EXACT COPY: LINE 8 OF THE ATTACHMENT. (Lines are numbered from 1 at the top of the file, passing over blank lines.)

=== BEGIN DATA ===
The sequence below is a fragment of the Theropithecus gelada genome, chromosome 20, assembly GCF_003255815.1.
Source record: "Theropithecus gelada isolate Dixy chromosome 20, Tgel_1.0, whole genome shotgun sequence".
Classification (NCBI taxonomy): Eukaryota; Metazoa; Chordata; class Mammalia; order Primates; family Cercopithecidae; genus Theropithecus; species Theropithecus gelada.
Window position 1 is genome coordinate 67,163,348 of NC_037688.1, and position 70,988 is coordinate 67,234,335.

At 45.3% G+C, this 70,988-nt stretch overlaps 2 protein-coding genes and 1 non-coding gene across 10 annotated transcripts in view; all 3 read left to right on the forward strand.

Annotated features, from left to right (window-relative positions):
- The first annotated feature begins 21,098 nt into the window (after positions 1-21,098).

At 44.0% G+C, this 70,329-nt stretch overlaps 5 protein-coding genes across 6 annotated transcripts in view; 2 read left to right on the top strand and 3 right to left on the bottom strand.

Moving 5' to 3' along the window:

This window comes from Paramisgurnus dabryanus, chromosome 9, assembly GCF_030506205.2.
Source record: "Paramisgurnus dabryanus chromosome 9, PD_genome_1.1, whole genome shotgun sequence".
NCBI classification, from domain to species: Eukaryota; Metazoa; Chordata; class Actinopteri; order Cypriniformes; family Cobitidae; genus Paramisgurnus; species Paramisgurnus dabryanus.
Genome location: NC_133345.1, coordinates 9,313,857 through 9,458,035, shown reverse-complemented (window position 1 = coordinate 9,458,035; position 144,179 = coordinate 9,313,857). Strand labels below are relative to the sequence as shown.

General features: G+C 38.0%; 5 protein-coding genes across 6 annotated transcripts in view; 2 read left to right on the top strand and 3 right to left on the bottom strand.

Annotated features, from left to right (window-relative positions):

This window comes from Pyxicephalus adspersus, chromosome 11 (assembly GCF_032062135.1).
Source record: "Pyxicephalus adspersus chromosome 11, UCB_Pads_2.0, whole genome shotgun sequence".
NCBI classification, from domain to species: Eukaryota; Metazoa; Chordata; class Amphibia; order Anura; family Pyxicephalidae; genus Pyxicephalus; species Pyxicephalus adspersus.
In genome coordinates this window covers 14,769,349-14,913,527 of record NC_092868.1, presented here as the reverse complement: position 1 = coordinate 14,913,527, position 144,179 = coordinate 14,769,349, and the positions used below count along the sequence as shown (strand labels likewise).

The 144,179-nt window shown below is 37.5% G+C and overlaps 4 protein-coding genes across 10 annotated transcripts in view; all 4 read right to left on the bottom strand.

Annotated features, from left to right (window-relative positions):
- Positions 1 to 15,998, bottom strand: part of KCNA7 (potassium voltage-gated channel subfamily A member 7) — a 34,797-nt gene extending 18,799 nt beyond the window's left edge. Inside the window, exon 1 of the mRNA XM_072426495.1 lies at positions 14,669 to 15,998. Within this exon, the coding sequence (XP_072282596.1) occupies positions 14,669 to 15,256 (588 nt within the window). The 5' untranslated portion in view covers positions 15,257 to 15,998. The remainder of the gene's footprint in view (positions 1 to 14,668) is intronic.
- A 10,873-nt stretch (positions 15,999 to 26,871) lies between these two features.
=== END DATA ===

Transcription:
At 44.0% G+C, this 70,329-nt stretch overlaps 5 protein-coding genes across 6 annotated transcripts in view; 2 read left to right on the top strand and 3 right to left on the bottom strand.